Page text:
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What is a Power of Attorney?
Power of attorney definition: The legal instrument, Power of Attorney, lets you assign an individual to handle your financial and legal matters if you cannot due to illness or disability.
You are the person authorizing the other to act on your behalf is called the principal, grantor, or donor.
The person that you choose and is authorized to act is the agent or sometimes referred to as the attorney-in-fact. Once you set up a power of attorney, the person that you name will be legally permitted to take care of business matters for you, including bill paying and handling your investments, if you are cannot do it yourself. The durable power of attorney (DPOA) acts as a general power of attorney. But, a durable power of attorney is active even if you become incapacitated.
A particular type of power of attorney, called a durable power of attorney (DPOA) is effective even if you become incapacitated.
Do I Need a Power of Attorney?
Yes, if you:
- Own a business
- Plan to have major surgery
- Been diagnosed with a debilitating illness
- Intend to travel internationally for six months
- Live alone.
Different Types of Power of Attorney
General Power of Attorney
A general power of attorney imparts a wide range of abilities to a person or organization (called a broker or attorney-in-fact) to act on your behalf. These controls include managing financial and business transactions, purchasing life insurance, settling claims, managing business interests, making gifts, and applying for skilled help. A general power of attorney is a powerful tool if you’ll be out of the country and want someone to take care of certain things, or when you’re physically or mentally incapable of managing your affairs. A general power of attorney is often contained in an estate plan to be certain someone can manage financial matters.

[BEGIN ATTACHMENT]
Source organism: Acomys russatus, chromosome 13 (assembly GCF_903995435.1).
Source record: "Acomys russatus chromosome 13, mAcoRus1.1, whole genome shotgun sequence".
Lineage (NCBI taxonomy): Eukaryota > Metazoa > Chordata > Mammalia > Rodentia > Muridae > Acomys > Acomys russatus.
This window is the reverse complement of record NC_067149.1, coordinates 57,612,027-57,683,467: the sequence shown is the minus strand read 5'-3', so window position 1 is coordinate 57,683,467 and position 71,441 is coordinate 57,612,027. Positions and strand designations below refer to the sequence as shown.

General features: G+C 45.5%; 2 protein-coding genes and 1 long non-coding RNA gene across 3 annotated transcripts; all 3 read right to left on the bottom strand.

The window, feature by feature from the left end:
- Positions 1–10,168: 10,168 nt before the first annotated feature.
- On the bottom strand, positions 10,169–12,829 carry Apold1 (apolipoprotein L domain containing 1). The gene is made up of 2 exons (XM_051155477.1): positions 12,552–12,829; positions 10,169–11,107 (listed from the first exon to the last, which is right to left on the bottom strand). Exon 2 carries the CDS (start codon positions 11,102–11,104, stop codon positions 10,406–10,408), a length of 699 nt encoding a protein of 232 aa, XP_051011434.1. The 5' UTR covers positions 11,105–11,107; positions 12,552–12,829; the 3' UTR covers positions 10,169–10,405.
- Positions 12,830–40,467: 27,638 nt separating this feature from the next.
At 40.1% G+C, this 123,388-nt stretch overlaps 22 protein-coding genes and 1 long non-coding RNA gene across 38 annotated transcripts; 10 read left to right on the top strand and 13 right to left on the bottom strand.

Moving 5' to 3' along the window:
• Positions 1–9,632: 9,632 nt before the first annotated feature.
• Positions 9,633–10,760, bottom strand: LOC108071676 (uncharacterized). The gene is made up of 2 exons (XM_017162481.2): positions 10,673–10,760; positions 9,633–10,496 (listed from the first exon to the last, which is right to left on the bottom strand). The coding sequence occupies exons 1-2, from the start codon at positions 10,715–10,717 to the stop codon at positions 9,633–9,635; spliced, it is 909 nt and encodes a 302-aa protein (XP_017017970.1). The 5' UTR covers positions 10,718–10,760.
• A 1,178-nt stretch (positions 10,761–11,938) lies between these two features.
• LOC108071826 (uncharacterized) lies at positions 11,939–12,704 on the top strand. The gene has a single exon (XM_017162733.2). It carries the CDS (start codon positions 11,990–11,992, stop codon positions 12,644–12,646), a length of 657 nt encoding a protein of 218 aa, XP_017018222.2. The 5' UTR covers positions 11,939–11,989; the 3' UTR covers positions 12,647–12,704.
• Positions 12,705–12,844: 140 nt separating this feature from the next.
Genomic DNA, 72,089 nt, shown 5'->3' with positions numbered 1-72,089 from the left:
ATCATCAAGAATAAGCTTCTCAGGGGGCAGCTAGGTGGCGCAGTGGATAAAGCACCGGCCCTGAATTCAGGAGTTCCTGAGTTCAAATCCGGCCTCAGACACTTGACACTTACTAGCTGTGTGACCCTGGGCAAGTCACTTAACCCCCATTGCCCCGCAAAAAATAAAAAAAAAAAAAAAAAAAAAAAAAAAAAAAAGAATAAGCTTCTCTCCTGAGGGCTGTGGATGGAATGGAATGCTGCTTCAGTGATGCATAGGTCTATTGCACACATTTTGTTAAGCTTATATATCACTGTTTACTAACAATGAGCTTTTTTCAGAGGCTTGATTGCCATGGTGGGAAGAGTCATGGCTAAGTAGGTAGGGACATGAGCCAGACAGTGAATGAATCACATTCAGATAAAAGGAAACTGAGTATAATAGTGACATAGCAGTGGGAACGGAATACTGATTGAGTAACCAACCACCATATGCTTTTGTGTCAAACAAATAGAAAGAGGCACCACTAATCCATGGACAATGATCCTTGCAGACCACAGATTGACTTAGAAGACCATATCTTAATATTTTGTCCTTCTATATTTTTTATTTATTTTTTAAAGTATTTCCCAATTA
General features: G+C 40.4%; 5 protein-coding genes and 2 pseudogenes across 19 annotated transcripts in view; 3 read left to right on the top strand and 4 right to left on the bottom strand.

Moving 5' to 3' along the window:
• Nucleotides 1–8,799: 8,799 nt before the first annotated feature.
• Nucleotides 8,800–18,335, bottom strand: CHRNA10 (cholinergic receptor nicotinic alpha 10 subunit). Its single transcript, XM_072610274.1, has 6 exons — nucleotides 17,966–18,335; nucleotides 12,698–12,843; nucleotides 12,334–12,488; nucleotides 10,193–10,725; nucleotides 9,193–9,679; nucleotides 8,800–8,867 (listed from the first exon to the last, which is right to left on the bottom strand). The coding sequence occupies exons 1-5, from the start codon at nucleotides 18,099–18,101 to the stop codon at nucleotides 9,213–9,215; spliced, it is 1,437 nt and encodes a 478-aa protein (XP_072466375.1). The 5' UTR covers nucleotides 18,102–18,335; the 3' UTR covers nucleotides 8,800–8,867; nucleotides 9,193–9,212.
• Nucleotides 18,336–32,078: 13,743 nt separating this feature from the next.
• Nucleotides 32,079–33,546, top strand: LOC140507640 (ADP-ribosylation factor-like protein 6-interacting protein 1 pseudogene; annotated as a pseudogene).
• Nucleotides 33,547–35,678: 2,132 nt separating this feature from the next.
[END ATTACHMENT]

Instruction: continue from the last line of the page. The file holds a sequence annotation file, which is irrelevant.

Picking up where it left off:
Durable Power of Attorney
Suppose you become mentally incompetent because of illness or accident while you’ve got a power of attorney in effect. Will the document stay valid? To safeguard against any issues, you can sign a durable power of attorney. This is merely a general, special, or healthcare POA which has a durability supply to maintain the current power of attorney in effect.
You may also sign a durable power of attorney to prepare for the possibility that you might become mentally incompetent because of illness or injury. Establish the power of attorney that it can’t go into effect until a physician certifies you as mentally incompetent. You may name a particular doctor who you would like to ascertain your competency, or need that two licensed doctors agree on your mental condition.
Special Power of Attorney
You can specify precisely what forces a broker may exercise by registering a special power of attorney. This can be used when one can’t handle certain affairs because of other obligations or health reasons. Selling real estate (real and private), handling property, collecting debts, and managing business transactions are a few of the common matters specified at a special power of attorney document.
Health Care Power of Attorney
A healthcare power of attorney grants your agent authority to make medical decisions for you if you’re unconscious, mentally incompetent, or otherwise not able to make decisions by yourself. While not the same thing for a dwelling will, many countries let you include your taste in being kept on life support. Some states will let you combine parts of the medical care POA and living will go into an advanced healthcare directive.